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NCJ Number: 77785 Find in a Library
Title: Deterrence and the Morality Committed
Journal: Sociological Quarterly  Volume:22  Issue:1  Dated:(Winter 1981)  Pages:1-14
Author(s): H G Grasmick; D E Green
Date Published: 1981
Page Count: 14
Sponsoring Agency: University of Oklahoma
Norman, OK 73069
Format: Article
Language: English
Country: United States of America
Annotation: This research posits that a perceived threat of legal sanction has a deterrent effect at all levels of moral commitment.
Abstract: A total of 400 randomly selected adult residents of a metropolitan community in the Southwest were interviewed concerning past and future violations in eight illegal behaviors: theft ($20 or more), illegal gambling, tax cheating, theft (less than $20), hurting someone, littering, illegal fireworks, and drunk driving. Their responses were correlated with three independent variables: perceived certainty and severity of punishment and moral commitment. Controlling for the additive effects and first-order interactions, the study found that the combination of low moral commitment, high peceived certainty, and high perceived severity leads to low involvement in illegal behavior. Yet many of those who are morally committed to a legal norm have violated it in the past and believe they probably will in the future. Thus, legal sanction threat is not a residual, secondary factor in deterrence and should have a more central place in sociological theories of social control. Tabular data and over 30 references are provided.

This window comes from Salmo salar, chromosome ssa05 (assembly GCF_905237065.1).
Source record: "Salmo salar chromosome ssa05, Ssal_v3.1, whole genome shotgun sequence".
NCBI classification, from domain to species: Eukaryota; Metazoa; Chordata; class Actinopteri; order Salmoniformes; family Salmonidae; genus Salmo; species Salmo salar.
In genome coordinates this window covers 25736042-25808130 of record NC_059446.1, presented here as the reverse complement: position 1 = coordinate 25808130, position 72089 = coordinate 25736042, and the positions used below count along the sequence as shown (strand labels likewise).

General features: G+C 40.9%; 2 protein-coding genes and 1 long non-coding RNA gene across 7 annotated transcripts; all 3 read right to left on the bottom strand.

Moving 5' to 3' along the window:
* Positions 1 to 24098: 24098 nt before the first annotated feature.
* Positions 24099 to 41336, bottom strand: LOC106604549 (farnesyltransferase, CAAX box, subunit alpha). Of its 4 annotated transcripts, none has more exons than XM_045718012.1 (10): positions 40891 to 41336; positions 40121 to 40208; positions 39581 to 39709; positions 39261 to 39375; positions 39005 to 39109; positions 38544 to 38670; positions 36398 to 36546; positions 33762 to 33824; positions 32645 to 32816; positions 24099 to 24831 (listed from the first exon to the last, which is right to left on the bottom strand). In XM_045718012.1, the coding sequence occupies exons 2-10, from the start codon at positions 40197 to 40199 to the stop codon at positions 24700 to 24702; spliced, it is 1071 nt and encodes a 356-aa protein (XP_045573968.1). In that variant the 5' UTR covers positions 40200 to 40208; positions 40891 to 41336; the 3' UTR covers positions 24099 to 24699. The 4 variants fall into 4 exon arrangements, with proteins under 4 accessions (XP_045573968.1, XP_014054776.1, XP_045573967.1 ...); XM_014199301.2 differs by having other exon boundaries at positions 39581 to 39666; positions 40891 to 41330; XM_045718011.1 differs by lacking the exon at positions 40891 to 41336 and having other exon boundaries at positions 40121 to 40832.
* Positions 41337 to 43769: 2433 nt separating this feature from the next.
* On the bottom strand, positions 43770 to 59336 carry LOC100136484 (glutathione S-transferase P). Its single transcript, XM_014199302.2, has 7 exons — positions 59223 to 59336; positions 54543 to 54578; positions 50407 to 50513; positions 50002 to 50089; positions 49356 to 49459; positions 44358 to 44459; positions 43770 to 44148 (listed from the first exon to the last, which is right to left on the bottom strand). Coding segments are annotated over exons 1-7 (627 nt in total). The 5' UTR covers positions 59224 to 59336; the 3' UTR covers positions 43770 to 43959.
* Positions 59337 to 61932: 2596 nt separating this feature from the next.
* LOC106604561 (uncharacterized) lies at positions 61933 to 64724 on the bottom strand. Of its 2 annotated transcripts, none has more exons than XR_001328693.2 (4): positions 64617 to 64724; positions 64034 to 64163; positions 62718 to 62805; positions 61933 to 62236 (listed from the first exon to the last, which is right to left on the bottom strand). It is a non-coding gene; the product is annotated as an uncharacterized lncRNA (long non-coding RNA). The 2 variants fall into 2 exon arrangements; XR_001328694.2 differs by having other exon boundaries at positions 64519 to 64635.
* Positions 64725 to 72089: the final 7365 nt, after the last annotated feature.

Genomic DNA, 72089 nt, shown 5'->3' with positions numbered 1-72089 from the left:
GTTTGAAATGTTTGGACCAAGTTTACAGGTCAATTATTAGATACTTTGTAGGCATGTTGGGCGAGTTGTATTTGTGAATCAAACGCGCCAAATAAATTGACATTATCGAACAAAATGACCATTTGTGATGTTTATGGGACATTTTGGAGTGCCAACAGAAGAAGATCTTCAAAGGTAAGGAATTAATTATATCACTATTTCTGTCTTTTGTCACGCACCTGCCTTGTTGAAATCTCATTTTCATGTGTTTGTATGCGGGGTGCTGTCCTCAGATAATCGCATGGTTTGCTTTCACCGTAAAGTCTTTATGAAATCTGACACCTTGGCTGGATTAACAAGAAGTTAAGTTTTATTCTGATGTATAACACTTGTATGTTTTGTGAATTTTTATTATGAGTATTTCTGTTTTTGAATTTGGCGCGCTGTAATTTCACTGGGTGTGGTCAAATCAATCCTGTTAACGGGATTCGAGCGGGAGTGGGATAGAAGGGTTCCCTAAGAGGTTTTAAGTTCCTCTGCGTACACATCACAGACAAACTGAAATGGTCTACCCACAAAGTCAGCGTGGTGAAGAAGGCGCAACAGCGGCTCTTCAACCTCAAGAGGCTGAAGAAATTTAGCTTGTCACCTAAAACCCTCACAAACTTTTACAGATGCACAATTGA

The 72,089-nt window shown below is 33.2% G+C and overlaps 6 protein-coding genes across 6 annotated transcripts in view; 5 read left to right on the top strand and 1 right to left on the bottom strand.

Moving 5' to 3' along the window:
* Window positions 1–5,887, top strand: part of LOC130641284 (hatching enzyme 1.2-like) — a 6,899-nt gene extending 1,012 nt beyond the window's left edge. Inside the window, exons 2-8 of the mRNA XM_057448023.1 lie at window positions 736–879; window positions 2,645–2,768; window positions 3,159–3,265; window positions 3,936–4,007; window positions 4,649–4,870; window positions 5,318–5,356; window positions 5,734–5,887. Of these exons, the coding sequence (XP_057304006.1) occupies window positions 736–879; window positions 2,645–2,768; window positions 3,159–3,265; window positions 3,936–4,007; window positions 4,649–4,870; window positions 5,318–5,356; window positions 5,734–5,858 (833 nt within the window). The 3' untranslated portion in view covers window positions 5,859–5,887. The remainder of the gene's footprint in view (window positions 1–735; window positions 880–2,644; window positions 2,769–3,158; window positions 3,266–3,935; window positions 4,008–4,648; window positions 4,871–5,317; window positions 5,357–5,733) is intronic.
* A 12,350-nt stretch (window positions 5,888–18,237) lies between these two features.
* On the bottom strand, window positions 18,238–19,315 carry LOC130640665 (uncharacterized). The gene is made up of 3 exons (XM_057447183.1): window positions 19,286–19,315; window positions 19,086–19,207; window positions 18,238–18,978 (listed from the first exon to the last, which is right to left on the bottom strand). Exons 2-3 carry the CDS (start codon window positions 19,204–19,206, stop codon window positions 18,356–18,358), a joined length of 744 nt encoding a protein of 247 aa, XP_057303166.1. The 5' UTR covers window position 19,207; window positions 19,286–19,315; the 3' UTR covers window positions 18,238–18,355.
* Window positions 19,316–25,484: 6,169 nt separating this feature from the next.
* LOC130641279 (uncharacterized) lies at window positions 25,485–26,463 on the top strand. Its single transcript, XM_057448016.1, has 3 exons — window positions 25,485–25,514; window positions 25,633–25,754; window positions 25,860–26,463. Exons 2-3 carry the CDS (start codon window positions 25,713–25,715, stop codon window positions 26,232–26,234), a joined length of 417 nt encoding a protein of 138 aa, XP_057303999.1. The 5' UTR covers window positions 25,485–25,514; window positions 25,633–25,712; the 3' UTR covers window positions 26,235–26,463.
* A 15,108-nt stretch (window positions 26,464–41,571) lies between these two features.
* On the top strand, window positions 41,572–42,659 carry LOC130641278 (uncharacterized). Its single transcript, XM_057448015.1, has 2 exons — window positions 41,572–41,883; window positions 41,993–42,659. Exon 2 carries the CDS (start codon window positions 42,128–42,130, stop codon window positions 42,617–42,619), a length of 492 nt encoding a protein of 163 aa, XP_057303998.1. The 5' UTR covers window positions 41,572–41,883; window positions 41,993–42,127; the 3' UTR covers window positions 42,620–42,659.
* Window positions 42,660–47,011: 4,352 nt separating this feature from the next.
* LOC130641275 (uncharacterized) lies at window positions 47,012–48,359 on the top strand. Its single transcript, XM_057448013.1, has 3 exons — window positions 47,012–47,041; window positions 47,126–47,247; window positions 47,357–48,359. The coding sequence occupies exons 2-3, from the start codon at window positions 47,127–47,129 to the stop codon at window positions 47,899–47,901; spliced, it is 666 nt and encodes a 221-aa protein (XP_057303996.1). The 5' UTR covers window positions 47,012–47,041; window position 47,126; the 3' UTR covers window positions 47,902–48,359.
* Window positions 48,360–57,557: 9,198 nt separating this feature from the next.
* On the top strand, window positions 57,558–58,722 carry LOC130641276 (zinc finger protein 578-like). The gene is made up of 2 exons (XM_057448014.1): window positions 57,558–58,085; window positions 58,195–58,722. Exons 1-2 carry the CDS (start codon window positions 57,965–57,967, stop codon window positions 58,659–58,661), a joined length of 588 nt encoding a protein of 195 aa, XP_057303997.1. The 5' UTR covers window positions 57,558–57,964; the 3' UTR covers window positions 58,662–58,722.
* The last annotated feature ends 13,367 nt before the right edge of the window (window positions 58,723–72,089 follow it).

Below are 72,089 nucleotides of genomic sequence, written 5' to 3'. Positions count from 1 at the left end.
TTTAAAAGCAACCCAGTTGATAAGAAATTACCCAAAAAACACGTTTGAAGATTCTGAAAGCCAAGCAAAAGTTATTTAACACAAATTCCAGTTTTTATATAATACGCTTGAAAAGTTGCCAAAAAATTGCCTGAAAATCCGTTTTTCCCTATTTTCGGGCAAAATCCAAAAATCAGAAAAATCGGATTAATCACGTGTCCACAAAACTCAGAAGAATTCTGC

Index Term(s): Deterrence effectiveness; Social control theory
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